leaders remain wary of the "outsiders" and blame them for rising crime in the

                  "It's worse than before, with people taking cars and cattle. Paraguayans and
                  Indians give us more trouble than our own people," said Eitzen, one of the
                  town's leading figures.

                  "It's only the Paraguayans who are running around the streets. You don't see
                  our children doing that," he told Reuters. "They (Paraguayans) might want to
                  spend their money on gambling or liquor. We don't."

                  Paraguay's government had recently stationed a small police force in
                  Filadelfia, the largest Mennonite settlement, Eitzen said. But this was largely
                  ineffective, he added, citing incidents of rape for the first time ever in the

                  "It's like a gold rush. Outsiders keep coming. We tell people why we are
                  here, why we are doing maybe a little better financially, we invest in working

                  Despite any ethnic tension, the Mennonites insist that they are trying to
                  improve community relations.

                  "The intermingling between the communities has improved a lot," said Arnold
                  Boschmann, program director for Radio La Voz del Chaco Paraguayo,
                  Filadelfia's religious station broadcasting 17 hours daily in nine languages.

                  "From a Christian perspective we have been trying to show them what it
                  means to 'love thy neighbor,"' he said.

                  Wiens was more blunt in her appraisal. "We know that if Paraguayans come
                  in they don't have the same values as us, the same work ethic," she said.
                  "And we have a good working relationship with the Indians, but not more."

                  Young are eager to find more exciting lives

                  The Mennonites' hard-won wealth has brought other problems to the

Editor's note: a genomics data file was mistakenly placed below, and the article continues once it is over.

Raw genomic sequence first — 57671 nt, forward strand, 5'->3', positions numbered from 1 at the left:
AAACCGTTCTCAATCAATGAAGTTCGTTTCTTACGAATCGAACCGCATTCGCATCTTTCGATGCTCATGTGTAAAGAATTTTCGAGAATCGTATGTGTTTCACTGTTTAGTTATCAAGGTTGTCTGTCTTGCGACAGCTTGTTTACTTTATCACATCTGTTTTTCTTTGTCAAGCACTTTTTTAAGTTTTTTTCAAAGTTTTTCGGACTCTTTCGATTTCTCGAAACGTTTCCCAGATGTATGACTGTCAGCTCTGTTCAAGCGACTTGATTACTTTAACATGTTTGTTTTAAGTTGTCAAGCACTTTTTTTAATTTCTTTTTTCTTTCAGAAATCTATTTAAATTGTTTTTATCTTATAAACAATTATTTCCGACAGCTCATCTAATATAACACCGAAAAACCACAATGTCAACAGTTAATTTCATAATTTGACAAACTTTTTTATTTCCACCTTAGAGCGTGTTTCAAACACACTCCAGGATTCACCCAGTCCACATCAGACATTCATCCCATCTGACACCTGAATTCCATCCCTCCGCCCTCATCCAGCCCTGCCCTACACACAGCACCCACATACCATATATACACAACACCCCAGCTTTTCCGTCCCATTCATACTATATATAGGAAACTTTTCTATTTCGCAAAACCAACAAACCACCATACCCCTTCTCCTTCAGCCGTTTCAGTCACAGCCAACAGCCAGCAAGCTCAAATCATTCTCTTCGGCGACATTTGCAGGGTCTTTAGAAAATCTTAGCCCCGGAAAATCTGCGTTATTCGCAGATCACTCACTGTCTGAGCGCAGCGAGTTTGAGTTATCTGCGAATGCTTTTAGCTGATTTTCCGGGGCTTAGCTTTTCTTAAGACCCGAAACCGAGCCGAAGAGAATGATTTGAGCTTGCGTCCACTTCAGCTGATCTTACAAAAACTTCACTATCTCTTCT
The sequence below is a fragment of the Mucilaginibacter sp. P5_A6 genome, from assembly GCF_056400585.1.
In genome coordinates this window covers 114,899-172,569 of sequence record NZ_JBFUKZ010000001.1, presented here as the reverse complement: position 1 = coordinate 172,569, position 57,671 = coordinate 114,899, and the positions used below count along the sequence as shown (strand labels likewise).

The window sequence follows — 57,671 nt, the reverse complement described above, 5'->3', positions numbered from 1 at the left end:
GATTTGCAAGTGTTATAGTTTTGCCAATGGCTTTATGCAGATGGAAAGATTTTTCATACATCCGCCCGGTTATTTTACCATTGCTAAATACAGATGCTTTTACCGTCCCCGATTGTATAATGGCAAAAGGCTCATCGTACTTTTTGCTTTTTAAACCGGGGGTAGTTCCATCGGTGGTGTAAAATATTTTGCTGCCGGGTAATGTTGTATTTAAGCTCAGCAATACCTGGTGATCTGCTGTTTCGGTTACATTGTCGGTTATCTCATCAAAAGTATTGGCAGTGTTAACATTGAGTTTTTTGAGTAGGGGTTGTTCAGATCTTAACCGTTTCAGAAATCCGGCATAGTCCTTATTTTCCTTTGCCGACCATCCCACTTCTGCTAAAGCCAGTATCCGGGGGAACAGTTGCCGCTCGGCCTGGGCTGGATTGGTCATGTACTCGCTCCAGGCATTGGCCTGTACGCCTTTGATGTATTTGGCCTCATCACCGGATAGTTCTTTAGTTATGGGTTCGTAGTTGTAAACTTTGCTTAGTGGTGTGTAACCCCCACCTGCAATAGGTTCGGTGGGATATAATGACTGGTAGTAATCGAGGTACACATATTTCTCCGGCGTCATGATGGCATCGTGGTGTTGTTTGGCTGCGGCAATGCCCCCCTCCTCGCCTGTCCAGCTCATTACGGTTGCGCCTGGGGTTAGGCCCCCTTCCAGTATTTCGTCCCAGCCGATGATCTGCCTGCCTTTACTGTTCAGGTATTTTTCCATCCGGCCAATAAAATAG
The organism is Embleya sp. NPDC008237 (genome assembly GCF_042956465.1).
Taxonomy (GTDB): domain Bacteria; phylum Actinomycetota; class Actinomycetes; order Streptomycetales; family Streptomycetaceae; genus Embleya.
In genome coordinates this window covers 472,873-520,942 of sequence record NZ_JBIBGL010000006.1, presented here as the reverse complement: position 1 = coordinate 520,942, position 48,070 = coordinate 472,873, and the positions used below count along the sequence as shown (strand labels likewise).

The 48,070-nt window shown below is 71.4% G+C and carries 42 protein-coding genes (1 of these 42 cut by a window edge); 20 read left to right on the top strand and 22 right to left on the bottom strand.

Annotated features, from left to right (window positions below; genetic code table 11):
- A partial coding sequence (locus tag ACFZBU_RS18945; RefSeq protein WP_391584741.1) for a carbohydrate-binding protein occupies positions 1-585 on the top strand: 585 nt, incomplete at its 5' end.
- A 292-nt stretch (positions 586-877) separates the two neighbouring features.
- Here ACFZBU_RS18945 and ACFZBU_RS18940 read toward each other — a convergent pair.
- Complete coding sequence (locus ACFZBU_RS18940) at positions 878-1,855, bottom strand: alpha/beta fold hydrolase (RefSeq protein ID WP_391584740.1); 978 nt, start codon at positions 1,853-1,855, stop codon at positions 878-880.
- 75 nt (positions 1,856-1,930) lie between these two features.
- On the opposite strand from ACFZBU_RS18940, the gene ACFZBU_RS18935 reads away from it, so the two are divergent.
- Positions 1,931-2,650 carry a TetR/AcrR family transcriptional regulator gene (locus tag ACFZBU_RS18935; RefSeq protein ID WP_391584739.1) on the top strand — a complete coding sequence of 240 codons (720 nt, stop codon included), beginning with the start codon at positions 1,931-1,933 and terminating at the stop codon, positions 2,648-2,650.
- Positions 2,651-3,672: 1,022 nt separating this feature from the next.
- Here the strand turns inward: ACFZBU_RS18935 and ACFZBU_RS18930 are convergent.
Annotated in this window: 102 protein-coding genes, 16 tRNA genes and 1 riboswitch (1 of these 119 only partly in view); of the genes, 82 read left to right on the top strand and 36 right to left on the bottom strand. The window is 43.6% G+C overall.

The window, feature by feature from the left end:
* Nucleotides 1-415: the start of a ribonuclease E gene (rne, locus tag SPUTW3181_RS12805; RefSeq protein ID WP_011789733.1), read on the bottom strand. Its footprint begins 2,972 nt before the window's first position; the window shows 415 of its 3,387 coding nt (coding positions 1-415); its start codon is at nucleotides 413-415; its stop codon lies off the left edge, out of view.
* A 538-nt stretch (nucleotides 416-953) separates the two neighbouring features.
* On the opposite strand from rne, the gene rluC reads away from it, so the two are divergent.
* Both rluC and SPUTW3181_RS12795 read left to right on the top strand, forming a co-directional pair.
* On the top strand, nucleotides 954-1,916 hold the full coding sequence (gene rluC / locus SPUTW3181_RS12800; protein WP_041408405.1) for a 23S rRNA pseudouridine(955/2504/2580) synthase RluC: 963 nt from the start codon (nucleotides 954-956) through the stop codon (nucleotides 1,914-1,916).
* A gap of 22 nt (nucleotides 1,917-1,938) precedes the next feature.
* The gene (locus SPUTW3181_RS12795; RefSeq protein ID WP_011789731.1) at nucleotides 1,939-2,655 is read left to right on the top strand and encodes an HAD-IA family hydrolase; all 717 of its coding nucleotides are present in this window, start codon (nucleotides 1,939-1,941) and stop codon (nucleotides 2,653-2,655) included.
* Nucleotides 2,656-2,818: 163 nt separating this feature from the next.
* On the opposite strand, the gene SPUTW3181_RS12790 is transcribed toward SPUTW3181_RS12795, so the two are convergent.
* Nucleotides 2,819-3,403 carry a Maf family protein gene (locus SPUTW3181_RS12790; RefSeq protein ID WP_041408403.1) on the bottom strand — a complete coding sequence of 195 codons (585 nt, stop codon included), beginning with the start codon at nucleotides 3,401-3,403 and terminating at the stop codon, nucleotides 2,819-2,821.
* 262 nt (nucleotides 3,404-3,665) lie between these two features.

community, whose more traditionalist members disapprove of the use of
                  electricity and certain clothes. Most Mennonites do not drink alcohol or
                  smoke tobacco, at least not in public.

                  With the influx of non-Mennonites, more luxury goods such as motorbikes,
                  videos and computer games have appeared in local shops, giving teenagers
                  used to a diet of hard work and religious instruction a glimpse of how the
                  "other half" lives.

                  "Young people want to dance or go to the cinema and drink, and that's what
                  we don't have here," said Wiens. "Lots of young people go and don't want
                  to return because they don't want the restrictions we have here. People
                  watch you so much, everybody knows you and sees what you are doing."

                  Bicycles, pigtails and long dresses are a common sight and the Mennonite
                  elders would certainly frown on a woman who dared to wear a miniskirt in
                  the street.

                  "They're still a pretty closed community. It's basically a council of elders they
                  have, and when they say no it means no," said Edi Scheguschevski, a
                  Brazilian-born taxi driver who works around Filadelfia. "You see more
                  Paraguayans and Brazilians now than before. But the Mennonites are in

                  Many young Mennonites leave high school in Filadelfia and either travel 280
                  miles to the capital Asuncion or go abroad for their further education, Wiens

                  Some become disillusioned with the drugs, crime and corruption they find
                  outside the enclosed world of the Chaco. Wiens herself said she went back
                  to Filadelfia after eight years in Canada to give her children a "safe"

                  The parents who stay are hard pressed to provide greater incentives other
                  than religion for their offspring to keep to their birthplace and ensure the
                  community's survival.

                  "People try to focus on youth and offer them some alternatives. It's not pure
                  entertainment but often attached to their work with the church," Boschmann